By the late 1800s, as a direct result of the North American Industrial Revolution and the subsequent increase in material goods production, the United States had become fully integrated into the global marketplace. U.S. companies were producing both raw and manufactured goods at an unprecedented rate using new manufacturing technologies and inexpensive youth and immigrant labor. Competition for new markets had reached a fevered pitch, and trading had extended far beyond traditional Western European markets into Eastern Europe and even the Far East. As business enterprises expanded globally, so too did the American consciousness. As a nation that had, for more than a century, been limited to interactions with Western Europe and the indigenous groups of the Americas, the advent of more globalized travel and thought was of significant import.1
The Industrial Revolution was defined by a wide variety of advances in engineering which lead to a nationwide rail system and more efficient ocean travel. Suddenly, Europe and even Asia became leisure destinations for wealthy Americans. As a result, interest in exotic locales boomed. Satisfaction of this new American curiosity was aided by the rise of intellectualism that had begun in the 1400s and resulted in a sweeping change in the fundamental human approach to collecting knowledge. The attitude of scientific discovery and advancement of the 19th century was a direct consequence of that earlier epoch. The publications of the late 1800s and early 1900s reflected this continued emphasis on discovery and analysis.2 Volume upon volume detailing foreign dress and custom, natural wonders, manufacturing machines and techniques, architectural innovations, and all the discoveries of the modern era were produced and hungrily consumed by the public. Diderot, no doubt, would have been pleased to see the spirit of his work extended to encompass the enormity of human discovery.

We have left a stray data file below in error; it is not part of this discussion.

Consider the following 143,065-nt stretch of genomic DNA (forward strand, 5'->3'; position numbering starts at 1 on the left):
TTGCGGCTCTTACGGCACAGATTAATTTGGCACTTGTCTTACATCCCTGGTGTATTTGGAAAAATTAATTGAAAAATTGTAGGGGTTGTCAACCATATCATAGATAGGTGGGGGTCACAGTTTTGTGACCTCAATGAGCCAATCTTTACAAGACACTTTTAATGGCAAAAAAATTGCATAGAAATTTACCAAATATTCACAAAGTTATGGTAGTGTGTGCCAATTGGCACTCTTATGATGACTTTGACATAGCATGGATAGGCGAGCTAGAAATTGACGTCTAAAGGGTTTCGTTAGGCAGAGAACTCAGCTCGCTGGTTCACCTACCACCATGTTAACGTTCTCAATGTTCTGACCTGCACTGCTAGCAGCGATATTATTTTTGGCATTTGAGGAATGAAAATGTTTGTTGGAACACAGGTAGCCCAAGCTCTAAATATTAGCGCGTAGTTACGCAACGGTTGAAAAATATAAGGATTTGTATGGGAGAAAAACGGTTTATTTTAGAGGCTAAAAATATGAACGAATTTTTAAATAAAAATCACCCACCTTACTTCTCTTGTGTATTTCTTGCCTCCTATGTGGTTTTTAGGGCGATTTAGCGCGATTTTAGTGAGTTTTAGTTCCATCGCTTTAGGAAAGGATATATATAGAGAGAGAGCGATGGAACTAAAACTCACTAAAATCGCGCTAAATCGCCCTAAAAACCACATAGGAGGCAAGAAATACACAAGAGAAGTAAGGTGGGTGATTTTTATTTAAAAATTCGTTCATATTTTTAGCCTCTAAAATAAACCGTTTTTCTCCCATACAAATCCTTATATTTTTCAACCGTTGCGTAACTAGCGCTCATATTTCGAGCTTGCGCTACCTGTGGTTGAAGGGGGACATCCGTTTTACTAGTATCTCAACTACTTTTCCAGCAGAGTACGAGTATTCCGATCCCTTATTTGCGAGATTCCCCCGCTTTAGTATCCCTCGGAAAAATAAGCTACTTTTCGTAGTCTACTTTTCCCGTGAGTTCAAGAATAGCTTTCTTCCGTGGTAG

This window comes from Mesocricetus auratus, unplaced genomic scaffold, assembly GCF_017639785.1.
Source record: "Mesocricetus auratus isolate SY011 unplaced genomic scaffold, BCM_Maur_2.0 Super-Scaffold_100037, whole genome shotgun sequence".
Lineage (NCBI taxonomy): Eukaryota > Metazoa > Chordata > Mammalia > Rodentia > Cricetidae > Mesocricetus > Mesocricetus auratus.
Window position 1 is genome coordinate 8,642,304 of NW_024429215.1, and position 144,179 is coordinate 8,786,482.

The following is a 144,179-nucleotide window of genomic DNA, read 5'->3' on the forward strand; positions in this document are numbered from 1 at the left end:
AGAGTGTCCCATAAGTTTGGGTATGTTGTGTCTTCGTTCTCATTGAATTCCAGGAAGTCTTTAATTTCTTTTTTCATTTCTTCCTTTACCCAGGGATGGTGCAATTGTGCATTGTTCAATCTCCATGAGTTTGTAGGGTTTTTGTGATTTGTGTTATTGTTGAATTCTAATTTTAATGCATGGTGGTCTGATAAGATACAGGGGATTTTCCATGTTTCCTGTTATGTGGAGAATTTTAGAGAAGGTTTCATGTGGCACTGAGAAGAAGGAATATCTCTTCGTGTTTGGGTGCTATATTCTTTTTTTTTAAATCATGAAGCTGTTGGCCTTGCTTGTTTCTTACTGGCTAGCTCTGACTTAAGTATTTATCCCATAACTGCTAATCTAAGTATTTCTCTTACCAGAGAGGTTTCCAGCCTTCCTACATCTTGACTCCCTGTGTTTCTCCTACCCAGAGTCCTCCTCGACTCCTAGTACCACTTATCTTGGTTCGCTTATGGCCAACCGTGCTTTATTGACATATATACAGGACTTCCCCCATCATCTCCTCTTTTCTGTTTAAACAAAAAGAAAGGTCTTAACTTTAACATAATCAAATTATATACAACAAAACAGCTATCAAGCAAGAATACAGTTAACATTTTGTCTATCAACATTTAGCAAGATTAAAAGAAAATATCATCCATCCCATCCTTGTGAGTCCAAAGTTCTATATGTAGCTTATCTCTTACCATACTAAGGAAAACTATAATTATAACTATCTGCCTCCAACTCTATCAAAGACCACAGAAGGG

It was also during this time that public libraries began to appear, first in the United Kingdom and then the United States. The American Library Association came into being in 1876 and grew into a strong advocate for the construction of a national public library system. This coincided with an era of unprecedented philanthropy from the nation’s industrialists. Andrew Carnegie and John D. Rockefeller, among others, contributed heavily to libraries, public schools, universities, museums, and other institutions of learning, allowing the popular educational community to thrive.
- Fry, Joseph A. "Late Nineteenth-Century U.S. Foreign Relations". The Gilded Age: Perspective on the Origins of Modern America Charles Calhoun, ed. (Plymouth, United Kingdom: Rowman & Littlefield, 2007), 307-332. Return to text ↑
- Crock, Ruth C. "Cultural and Intellectual Life in the Gilded Age". The Gilded Age: Perspective on the Origins of Modern America Charles Calhoun, ed. (Plymouth, United Kingdom: Rowman & Littlefield, 2007), 211-237. Return to text ↑